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October 1989

Mycobacterial Disease in Patients With Human Immunodeficiency Virus Infection

Arch Intern Med. 1989;149(10):2201-2205. doi:10.1001/archinte.1989.00390100039011

• We compared the clinical features of disease due to tuberculosis and to Mycobacterium avium complex (MAC) in 94 patients with human immunodeficiency virus infection. Tuberculosis preceded the diagnosis of acquired immunodeficiency syndrome in 26 (67%) of 39 cases, compared with none of 55 with MAC infection. Chest roentgenographic findings suggested mycobacterial infection in 24 (83%) of 29 patients with pulmonary tuberculosis, compared with 7 (25%) of 28 with MAC infection. Sputum smears revealed acid-fast bacilli in 19 (83%) of 23 patients with pulmonary tuberculosis, but only 4 (16%) of 25 cases of pulmonary MAC infection. In 39 patients with tuberculosis, lymphadenitis and pleuritis were present in 13 (33%) and 8 (20%), respectively, but occurrence was rare in patients with MAC infection. In contrast, mycobacteremia was more frequent in MAC infection, occurring in 47 (85%) of 55 cases. In 5 patients, tuberculosis was unsuspected and probably contributed to death. These findings suggest that clinical features often distinguish tuberculosis from MAC infection in patients with human immunodeficiency virus infection. In addition, more intensive diagnostic use of sputum acid-fast smears may improve the outcome in patients with tuberculosis.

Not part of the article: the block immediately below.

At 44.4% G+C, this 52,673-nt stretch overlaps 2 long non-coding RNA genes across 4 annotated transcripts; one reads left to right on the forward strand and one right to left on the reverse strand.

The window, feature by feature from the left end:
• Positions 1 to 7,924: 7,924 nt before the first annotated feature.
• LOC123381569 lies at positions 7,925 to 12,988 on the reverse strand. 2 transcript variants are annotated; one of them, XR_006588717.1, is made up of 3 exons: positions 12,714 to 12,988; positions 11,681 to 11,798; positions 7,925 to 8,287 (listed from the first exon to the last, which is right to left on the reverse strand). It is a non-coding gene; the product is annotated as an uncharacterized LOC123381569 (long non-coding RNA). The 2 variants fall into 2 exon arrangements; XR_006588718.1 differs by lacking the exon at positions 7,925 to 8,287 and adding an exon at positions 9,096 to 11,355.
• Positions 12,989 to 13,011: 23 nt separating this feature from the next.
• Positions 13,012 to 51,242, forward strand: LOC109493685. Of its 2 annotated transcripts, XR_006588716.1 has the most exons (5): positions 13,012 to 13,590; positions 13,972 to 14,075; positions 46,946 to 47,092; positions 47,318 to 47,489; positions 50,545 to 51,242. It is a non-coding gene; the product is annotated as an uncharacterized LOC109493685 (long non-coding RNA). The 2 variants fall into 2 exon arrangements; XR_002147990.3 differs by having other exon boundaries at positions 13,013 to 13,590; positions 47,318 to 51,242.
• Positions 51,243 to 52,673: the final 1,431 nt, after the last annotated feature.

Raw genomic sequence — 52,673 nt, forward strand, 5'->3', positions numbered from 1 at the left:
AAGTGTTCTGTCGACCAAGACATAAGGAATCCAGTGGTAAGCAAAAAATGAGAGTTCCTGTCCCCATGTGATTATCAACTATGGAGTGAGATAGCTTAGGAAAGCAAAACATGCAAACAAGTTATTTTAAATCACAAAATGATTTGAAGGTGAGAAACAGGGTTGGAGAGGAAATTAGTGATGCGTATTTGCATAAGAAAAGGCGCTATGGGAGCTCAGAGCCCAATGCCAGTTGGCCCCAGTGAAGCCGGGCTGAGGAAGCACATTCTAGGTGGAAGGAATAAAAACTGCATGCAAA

(Arch Intern Med. 1989;149:2201-2205)